Fans of nerd fiction know that science and magic both are used as plot devices to make problem solving easier. Want to explore an alien spaceship? Scan it for life forms, and then teleport aboard. Want to bust down a castle wall? Cast earthquake, and toss in a fireball to clear out defenders. Magic makes everything easier.
But the reality is, it doesn’t. It makes everything much more difficult. Setting up defenses against sorcery, spellcraft, psionics, and whatever else the game master allows or concocts, can be a living nightmare. Simple construction of a fortress is complicated enough when you take into account that you have flying enemies, creatures that can shapeshift or become invisible, monsters that can burrow through solid rock as if it were modeling clay, or behemoth creatures that can crush your defenses simply by sitting down on them. How does one account for all of these variables?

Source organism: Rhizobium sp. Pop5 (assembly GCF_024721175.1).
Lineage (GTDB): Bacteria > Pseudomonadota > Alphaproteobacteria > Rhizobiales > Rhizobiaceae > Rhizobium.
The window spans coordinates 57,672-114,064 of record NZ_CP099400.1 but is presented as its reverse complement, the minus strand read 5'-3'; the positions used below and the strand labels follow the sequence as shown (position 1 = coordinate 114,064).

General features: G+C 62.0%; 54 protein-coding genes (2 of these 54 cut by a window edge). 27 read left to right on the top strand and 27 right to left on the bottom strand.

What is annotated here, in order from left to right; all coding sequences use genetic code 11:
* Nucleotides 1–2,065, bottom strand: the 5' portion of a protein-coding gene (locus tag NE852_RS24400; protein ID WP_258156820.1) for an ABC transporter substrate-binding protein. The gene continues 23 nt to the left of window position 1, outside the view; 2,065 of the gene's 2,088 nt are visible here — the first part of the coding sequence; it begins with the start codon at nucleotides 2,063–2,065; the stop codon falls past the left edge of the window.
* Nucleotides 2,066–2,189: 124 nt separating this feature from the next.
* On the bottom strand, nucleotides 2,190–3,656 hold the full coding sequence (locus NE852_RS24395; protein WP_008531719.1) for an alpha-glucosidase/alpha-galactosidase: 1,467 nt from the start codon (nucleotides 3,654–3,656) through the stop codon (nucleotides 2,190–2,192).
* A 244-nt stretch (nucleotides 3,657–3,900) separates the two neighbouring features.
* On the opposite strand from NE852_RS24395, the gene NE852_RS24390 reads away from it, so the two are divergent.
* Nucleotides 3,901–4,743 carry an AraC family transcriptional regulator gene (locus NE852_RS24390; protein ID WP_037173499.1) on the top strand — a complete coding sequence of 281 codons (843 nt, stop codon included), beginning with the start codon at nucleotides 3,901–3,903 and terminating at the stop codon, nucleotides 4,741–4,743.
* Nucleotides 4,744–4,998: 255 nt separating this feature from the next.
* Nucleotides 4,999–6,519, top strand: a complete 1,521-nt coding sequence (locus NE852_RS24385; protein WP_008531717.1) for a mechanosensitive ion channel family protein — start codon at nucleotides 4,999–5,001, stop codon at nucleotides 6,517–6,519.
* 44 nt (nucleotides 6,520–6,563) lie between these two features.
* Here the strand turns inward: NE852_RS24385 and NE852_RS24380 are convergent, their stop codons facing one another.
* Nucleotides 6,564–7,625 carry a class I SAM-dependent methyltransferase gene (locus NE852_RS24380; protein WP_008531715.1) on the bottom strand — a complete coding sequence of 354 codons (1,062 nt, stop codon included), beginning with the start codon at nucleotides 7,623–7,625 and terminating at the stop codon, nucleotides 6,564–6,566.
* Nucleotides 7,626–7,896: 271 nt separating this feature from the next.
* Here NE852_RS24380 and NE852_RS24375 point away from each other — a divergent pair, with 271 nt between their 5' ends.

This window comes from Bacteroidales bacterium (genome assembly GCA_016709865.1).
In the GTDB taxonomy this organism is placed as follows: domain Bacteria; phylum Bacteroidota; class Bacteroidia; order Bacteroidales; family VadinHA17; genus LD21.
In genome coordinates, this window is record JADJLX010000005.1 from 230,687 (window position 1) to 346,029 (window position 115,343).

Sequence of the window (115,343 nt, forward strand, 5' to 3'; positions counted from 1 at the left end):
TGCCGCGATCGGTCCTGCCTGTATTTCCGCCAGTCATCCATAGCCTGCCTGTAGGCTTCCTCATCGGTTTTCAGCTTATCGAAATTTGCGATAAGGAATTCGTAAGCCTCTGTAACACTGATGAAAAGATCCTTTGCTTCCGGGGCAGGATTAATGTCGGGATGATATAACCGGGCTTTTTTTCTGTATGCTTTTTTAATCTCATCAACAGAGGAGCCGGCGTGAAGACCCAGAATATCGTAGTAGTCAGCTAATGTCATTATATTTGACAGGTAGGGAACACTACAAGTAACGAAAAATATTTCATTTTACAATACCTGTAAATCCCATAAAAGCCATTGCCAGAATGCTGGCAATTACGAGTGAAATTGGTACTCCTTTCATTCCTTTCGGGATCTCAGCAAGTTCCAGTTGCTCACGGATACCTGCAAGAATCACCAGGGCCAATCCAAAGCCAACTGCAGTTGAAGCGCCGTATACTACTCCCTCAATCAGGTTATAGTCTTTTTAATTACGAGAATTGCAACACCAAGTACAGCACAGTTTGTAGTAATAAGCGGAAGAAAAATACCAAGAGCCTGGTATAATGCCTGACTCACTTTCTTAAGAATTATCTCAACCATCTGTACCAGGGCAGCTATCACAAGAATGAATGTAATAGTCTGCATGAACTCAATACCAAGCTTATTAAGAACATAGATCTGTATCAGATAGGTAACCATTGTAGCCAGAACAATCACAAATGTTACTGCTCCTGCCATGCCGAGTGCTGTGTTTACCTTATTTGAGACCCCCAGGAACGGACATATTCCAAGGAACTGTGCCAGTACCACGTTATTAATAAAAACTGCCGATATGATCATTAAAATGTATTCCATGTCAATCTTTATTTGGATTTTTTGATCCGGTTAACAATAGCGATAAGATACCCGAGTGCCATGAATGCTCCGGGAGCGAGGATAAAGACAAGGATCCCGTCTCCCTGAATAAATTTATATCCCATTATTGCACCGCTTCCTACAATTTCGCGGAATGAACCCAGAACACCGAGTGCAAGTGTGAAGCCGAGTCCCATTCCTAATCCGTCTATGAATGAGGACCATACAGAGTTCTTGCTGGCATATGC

Luckily, magic can be used defensively, too. Clever use of warding spells, binding magick, and other defensive, mystical powers can render many of these issues moot. One must still take into account such threats, but not every fortress needs to be Fort Knox. The same is true of jails and prisons. Local town jails might not be able to keep a powerful person with equally formidable allies behind bars for long, but they do just fine for petty local thugs. The higher up the pecking order a prison is, the more secure it will be. In Slothjemia, the most secure prison is Totenhelm, and the authorities there have gone to almost comical lengths to make it impossible to break out, or in. Second in the rankings for security are the various military citadels, where dangerous foreign generals or their agents might be kept locked up. Third are the various prisons in each of the Grafdoms for holding high-profile criminals, and fourth are the local jails. And while a determined archmage can easily bust into or out of one of these provincial hoosegows, it would take a good deal more for them to even make a dent in the security taken at Totenhelm.
All of this to get around to the question, “Where would Grundoon be locked up?” You’ll just have to keep reading, won’t you?